Showdown with the Marlboro man: Teens and tobacco
The Marlboro man is kidnapping more and more children. Each day nearly 4,800 adolescents aged 11 to 17 are accepting a cigarette from him, an increase of 70 percent in ten years. And once they’ve tried one, 3,000 of them become regular smokers.
Yet despite the surge in smoking, the U.S. Supreme Court ruled March 21 that tobacco is not subject to FDA regulation. Writing for the 5-4 ruling, Justice Sandra Day O’Connor explained that Congress has not given the FDA the authority it needs to regulate tobacco. Then she sounded this warning: “The FDA has amply demonstrated that tobacco use, particularly among children and adolescents, poses perhaps the single most significant threat to public health in the United States.”
Even three cigarettes a day can lead to addiction—the relaxing pull of nicotine is that strong. And even if they quit smoking, says a new report, teen smokers may incur permanent DNA damage to their young lungs and raise their risk of lung cancer.
There are dozens of antismoking initiatives in place, but results are uneven and no one is sure what works. California imposes a 25 cents per pack tax and uses the $150 million in tax revenue for its prevention program. Woodridge, Illinois, restricts young people’s access to tobacco products and spot-checks stores for compliance. Smoking among 12- to 14-year-olds in that community has gone down 50 percent. However, a Massachusetts study cautions that such decreases come only with total compliance from retailers; otherwise teens find the store owners who will sell to them.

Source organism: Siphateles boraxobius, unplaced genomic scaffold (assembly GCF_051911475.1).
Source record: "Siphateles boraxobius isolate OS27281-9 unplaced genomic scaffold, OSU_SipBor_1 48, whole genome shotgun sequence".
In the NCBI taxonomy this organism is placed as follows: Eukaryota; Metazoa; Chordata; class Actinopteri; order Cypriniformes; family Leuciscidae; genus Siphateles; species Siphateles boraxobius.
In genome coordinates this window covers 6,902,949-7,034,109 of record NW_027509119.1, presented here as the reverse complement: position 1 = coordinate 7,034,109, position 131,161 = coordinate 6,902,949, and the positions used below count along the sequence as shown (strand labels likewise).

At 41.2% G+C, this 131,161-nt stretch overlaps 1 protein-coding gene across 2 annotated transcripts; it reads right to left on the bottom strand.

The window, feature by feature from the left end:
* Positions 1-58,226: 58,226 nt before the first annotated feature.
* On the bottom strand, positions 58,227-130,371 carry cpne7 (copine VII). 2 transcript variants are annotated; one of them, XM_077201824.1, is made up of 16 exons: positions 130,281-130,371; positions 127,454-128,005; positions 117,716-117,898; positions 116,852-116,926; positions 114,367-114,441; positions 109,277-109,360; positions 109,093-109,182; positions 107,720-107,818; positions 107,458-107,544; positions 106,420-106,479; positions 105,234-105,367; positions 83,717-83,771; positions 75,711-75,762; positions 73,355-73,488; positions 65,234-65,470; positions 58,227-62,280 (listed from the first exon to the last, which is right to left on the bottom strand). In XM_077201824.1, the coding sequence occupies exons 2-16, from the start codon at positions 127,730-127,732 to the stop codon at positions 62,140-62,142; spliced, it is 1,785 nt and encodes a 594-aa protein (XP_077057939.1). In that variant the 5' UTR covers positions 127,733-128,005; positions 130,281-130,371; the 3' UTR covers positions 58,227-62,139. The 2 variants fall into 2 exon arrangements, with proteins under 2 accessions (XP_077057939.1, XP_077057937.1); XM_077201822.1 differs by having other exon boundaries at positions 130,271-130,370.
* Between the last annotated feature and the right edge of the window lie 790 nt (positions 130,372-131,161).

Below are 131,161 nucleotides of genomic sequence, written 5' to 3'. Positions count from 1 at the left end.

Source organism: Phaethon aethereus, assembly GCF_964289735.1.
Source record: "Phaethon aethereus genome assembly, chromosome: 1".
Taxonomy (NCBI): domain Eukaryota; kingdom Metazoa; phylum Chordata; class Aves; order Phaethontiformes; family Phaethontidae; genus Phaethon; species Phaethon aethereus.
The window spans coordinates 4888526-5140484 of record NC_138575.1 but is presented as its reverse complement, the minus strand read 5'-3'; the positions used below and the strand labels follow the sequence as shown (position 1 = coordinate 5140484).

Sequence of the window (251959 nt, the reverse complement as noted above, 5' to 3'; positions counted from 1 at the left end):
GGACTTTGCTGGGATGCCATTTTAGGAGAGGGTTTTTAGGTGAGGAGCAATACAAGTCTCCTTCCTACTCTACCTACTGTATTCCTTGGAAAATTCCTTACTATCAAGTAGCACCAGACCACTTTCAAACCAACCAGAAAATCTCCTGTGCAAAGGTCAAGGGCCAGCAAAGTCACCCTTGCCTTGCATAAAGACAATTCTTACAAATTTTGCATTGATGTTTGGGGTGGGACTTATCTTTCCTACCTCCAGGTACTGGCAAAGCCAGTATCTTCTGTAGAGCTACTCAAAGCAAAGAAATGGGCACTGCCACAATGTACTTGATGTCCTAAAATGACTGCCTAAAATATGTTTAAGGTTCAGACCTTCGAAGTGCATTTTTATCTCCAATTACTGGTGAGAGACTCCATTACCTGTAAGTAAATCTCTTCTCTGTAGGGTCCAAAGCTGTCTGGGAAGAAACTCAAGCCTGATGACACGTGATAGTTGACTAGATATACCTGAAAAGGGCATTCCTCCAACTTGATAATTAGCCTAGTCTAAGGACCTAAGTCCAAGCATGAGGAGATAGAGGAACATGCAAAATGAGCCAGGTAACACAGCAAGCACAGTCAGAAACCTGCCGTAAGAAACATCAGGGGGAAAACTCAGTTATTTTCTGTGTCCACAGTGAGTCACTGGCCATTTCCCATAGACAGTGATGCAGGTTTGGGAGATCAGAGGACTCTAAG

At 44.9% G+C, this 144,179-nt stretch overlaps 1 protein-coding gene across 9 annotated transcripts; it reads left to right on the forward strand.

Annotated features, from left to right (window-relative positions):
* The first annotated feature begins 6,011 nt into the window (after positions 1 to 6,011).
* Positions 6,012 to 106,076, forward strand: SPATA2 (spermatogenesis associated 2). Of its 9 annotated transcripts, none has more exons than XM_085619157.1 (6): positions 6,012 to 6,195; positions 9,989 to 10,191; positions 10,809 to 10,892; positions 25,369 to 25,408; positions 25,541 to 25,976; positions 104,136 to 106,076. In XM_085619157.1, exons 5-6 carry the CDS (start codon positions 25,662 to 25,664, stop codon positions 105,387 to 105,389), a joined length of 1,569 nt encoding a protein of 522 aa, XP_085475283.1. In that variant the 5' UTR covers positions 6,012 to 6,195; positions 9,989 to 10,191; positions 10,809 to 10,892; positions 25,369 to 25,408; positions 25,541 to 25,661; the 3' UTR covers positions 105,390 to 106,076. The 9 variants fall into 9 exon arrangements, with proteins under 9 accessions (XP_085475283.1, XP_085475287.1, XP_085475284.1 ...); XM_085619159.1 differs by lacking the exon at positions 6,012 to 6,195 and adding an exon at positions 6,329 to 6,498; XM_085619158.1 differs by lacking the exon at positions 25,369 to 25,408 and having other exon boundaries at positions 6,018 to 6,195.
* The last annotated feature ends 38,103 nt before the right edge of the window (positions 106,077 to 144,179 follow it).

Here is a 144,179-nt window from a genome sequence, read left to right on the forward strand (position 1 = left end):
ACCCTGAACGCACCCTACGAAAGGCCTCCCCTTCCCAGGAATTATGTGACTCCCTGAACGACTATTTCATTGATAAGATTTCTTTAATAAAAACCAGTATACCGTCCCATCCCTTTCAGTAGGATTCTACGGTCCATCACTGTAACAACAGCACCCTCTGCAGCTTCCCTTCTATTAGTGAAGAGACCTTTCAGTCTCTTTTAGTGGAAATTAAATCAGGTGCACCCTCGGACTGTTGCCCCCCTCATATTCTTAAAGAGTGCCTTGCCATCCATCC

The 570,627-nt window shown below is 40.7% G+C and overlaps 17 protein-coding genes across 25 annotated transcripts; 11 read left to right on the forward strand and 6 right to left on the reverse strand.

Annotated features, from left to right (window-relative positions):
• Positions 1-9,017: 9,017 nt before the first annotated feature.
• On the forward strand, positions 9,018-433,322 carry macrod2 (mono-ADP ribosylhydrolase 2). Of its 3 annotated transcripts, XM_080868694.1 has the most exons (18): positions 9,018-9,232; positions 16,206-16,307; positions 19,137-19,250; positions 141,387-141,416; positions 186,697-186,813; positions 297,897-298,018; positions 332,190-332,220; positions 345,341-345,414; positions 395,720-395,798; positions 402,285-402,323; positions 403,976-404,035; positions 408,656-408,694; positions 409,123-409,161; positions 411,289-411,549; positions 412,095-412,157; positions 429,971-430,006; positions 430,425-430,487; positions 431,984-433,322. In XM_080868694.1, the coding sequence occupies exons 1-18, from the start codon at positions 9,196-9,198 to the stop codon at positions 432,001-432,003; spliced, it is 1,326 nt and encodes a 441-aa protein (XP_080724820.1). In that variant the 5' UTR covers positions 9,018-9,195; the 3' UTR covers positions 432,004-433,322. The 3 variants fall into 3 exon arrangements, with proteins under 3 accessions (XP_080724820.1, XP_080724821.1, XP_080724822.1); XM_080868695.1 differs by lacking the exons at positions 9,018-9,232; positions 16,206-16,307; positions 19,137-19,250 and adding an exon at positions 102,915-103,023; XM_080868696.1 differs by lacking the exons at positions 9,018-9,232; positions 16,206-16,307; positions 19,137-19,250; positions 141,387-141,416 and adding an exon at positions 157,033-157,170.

Peer pressure seems to work, with kids supporting kids who say no. In Tucson, Arizona, the Full Court Press program uses teens who speak harshly of tobacco industry lies and of the industry’s efforts to snag teen smokers. Teens seem to respond when they realize that adults are “using” them. Yet despite youthful defiance, teens also have a better chance of not smoking if no one’s smoking at home.
Unfortunately, all these initiatives, as well as the tobacco industry’s own antismoking advertising, are buried by the $5.1 billion (in 1996) spent by the industry on marketing. It works. Researchers have found that young smokers have a strong sense of brand loyalty, with over 50 percent of girl and boy smokers in grades eight to 12 choosing Marlboro, followed by Newport (which invites smokers to become “alive with pleasure”). While it’s hard to know how to fight this trend, we can be clear about the goal. Nine out of ten smokers start before they’re 18, while almost no one starts smoking after age 21. Energy needs to be put into local initiatives and national legislation to keep cigarettes out of the hands of teenagers. Then, at 21, most of them will be able to tell the Marlboro man to leave them alone.